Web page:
Anyone can become addicted to drugs or alcohol at any age, but many people guess that substance use disorders affect only the young: individuals who are prone to dangerous decisions and lack the retrospective wisdom that comes with age. However, addiction does not stem from a moral failing, and doesn’t discriminate based on social standing, gender or age. Drug and alcohol addiction can impact anyone at any stage in life, and although it is seldom front-page news, addiction among the elderly is a growing issue in America.

To better understand the public view of senior addiction, The Recovery Village surveyed approximately 400 people across the United States, asking about their opinions of and knowledge about drug use among the elderly. Their answers confirmed that most people know the types of substances that the elderly regularly use, but the public is greatly unaware of the reality of addiction among older adults.  

Addiction Affects Older Adults 

In The Recovery Village survey, the majority of respondents thought cancer was a more frequent diagnosis than addiction among the elderly, and only six percent of people identified seniors as the demographic most impacted by drug or alcohol addiction. However, adults over the age of 65 struggle with addiction at a much higher rate than most people realize.

Approximately 2.5 million seniors have a substance use disorder in the United States. In addition to being largely unnoticed by the American public, senior addiction is complicated, and often a cyclical problem. This is because seniors experience more health-related conditions than their younger cohorts, which means they often take increasing amounts of prescription medications. Older adults can become dependent on, and addicted to, drugs faster than other age groups due to these conditions, which include:

  • Cognitive decline
  • Slower metabolism
  • Co-occurring health conditions
  • Increased physical and psychiatric ailments
  • Increased physical injuries

All too often in America, the recommended remedies to these normal side effects of aging are a slew of prescription drugs. Many may be highly effective, but their potency often comes with a price. In fact, most of the drugs that seniors take to ward off pain or supplement their health are highly addictive, and three, in particular, do more harm than healing.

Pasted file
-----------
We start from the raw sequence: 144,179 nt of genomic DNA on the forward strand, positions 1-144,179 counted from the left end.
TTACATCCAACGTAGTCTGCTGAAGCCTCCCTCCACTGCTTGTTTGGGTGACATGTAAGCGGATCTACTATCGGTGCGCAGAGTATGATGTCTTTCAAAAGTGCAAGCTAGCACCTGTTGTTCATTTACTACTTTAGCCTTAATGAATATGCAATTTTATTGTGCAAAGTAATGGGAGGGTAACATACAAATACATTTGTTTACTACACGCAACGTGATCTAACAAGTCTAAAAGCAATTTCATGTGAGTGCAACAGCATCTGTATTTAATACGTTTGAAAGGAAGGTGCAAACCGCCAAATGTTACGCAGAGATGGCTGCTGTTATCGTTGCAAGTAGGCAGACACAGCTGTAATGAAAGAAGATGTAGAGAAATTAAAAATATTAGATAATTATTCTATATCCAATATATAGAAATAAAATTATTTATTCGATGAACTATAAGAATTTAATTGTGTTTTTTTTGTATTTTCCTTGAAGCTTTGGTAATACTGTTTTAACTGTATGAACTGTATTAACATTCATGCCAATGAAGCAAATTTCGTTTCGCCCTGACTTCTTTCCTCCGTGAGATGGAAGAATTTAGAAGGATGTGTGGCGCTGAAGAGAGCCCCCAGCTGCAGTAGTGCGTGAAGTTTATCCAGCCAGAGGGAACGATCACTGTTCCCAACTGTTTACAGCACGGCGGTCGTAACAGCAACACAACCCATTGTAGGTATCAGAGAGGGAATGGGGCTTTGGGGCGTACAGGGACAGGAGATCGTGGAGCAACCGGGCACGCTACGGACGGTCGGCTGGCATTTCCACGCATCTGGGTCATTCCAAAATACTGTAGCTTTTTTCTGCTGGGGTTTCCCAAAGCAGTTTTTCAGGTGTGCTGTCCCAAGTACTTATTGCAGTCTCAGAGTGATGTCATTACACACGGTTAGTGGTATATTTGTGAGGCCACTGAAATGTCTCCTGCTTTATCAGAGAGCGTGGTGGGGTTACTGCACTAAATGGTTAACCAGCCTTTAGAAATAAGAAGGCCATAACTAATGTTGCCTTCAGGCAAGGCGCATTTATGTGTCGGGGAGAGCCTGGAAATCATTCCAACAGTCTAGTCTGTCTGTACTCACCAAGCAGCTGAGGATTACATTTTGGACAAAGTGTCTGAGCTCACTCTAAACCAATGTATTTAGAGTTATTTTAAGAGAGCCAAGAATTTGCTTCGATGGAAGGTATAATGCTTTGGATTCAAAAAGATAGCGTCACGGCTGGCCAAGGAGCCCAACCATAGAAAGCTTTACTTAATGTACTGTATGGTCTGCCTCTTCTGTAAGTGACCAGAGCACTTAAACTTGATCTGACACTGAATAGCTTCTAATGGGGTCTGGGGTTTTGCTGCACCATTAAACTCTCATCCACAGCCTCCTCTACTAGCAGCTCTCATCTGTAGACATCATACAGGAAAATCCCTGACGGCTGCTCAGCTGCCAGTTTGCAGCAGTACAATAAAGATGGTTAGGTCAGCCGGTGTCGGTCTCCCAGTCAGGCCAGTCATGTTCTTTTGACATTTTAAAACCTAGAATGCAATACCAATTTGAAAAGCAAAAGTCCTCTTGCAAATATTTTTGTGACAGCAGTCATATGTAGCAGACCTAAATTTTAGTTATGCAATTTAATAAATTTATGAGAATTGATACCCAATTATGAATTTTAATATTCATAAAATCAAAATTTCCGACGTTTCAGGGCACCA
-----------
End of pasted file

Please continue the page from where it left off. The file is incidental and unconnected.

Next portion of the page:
Which Drugs Do Seniors Misuse Most? 

In The Recovery Village survey, respondents were asked to choose which substances they believe seniors struggle with the most. Over 50 percent of people believed prescription opioids were to blame for most elderly addictions, followed by alcohol (22 percent of answers) and prescription sedatives (17 percent of answers).

Sadly, these answers mirror reality: The two types of drugs seniors most often misuse are alcohol and prescription drugs. More specifically, the elderly’s use of alcohol, benzodiazepines (a type of sedatives) and potent painkillers (opioids) is the most concerning. In America, widowers ages 75 and older have the highest rate of alcoholism, and people ages 65 and older take almost 30 percent of all medications prescribed in the United States — even though they comprise about 13 percent of the population.   

Alcohol 

In America, alcohol is the most commonly misused drug among adults ages 65 and over. Drinking can be a force of habit among seniors, or a way to cope with the increasing number of lifestyle changes, but alcohol use becomes more dangerous with age.  

Alcoholism in seniors can cause:

  • Estrangement from loved ones
  • Outbursts of anger
  • Recurring falls or similar injuries
  • Gastrointestinal issues
  • Unstable hypertension
  • Frequent visits to the emergency room

Alcohol use can prove deadly for seniors, especially if they mix alcohol with prescription medications like benzodiazepines and opioids.

Benzodiazepines